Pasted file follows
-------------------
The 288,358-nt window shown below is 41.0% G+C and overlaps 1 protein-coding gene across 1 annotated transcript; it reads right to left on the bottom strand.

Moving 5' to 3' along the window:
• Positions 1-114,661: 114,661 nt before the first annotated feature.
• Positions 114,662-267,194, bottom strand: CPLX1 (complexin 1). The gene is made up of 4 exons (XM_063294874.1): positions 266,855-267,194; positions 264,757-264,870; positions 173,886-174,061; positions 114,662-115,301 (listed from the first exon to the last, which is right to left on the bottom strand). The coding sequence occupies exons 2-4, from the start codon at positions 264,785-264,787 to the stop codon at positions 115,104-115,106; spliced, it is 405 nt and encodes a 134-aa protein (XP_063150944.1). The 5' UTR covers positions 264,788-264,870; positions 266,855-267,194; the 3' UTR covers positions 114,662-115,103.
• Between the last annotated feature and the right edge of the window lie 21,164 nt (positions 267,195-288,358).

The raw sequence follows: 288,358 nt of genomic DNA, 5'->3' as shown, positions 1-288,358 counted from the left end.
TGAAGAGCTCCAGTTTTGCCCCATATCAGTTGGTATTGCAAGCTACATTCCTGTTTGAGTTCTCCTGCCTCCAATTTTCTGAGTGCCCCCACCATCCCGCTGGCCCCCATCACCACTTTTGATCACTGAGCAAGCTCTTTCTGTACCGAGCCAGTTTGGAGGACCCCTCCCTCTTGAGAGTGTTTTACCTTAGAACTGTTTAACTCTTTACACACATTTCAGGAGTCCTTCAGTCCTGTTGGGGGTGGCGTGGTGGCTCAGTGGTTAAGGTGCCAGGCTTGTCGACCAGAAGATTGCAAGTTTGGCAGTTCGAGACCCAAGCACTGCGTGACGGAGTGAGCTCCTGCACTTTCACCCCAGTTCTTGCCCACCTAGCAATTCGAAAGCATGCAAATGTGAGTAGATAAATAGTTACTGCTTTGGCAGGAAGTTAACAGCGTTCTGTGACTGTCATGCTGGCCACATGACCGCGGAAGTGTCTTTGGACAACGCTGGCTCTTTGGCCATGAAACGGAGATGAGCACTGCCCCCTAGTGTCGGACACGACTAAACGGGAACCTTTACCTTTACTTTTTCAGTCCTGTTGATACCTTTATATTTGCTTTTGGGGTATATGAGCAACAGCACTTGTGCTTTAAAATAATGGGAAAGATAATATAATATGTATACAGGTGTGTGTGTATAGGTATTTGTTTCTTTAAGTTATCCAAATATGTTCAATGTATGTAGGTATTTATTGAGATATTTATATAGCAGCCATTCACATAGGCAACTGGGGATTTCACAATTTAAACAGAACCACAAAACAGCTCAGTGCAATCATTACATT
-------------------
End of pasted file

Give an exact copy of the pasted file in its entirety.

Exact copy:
The 288,358-nt window shown below is 41.0% G+C and overlaps 1 protein-coding gene across 1 annotated transcript; it reads right to left on the bottom strand.

Moving 5' to 3' along the window:
• Positions 1-114,661: 114,661 nt before the first annotated feature.
• Positions 114,662-267,194, bottom strand: CPLX1 (complexin 1). The gene is made up of 4 exons (XM_063294874.1): positions 266,855-267,194; positions 264,757-264,870; positions 173,886-174,061; positions 114,662-115,301 (listed from the first exon to the last, which is right to left on the bottom strand). The coding sequence occupies exons 2-4, from the start codon at positions 264,785-264,787 to the stop codon at positions 115,104-115,106; spliced, it is 405 nt and encodes a 134-aa protein (XP_063150944.1). The 5' UTR covers positions 264,788-264,870; positions 266,855-267,194; the 3' UTR covers positions 114,662-115,103.
• Between the last annotated feature and the right edge of the window lie 21,164 nt (positions 267,195-288,358).

The raw sequence follows: 288,358 nt of genomic DNA, 5'->3' as shown, positions 1-288,358 counted from the left end.
TGAAGAGCTCCAGTTTTGCCCCATATCAGTTGGTATTGCAAGCTACATTCCTGTTTGAGTTCTCCTGCCTCCAATTTTCTGAGTGCCCCCACCATCCCGCTGGCCCCCATCACCACTTTTGATCACTGAGCAAGCTCTTTCTGTACCGAGCCAGTTTGGAGGACCCCTCCCTCTTGAGAGTGTTTTACCTTAGAACTGTTTAACTCTTTACACACATTTCAGGAGTCCTTCAGTCCTGTTGGGGGTGGCGTGGTGGCTCAGTGGTTAAGGTGCCAGGCTTGTCGACCAGAAGATTGCAAGTTTGGCAGTTCGAGACCCAAGCACTGCGTGACGGAGTGAGCTCCTGCACTTTCACCCCAGTTCTTGCCCACCTAGCAATTCGAAAGCATGCAAATGTGAGTAGATAAATAGTTACTGCTTTGGCAGGAAGTTAACAGCGTTCTGTGACTGTCATGCTGGCCACATGACCGCGGAAGTGTCTTTGGACAACGCTGGCTCTTTGGCCATGAAACGGAGATGAGCACTGCCCCCTAGTGTCGGACACGACTAAACGGGAACCTTTACCTTTACTTTTTCAGTCCTGTTGATACCTTTATATTTGCTTTTGGGGTATATGAGCAACAGCACTTGTGCTTTAAAATAATGGGAAAGATAATATAATATGTATACAGGTGTGTGTGTATAGGTATTTGTTTCTTTAAGTTATCCAAATATGTTCAATGTATGTAGGTATTTATTGAGATATTTATATAGCAGCCATTCACATAGGCAACTGGGGATTTCACAATTTAAACAGAACCACAAAACAGCTCAGTGCAATCATTACATT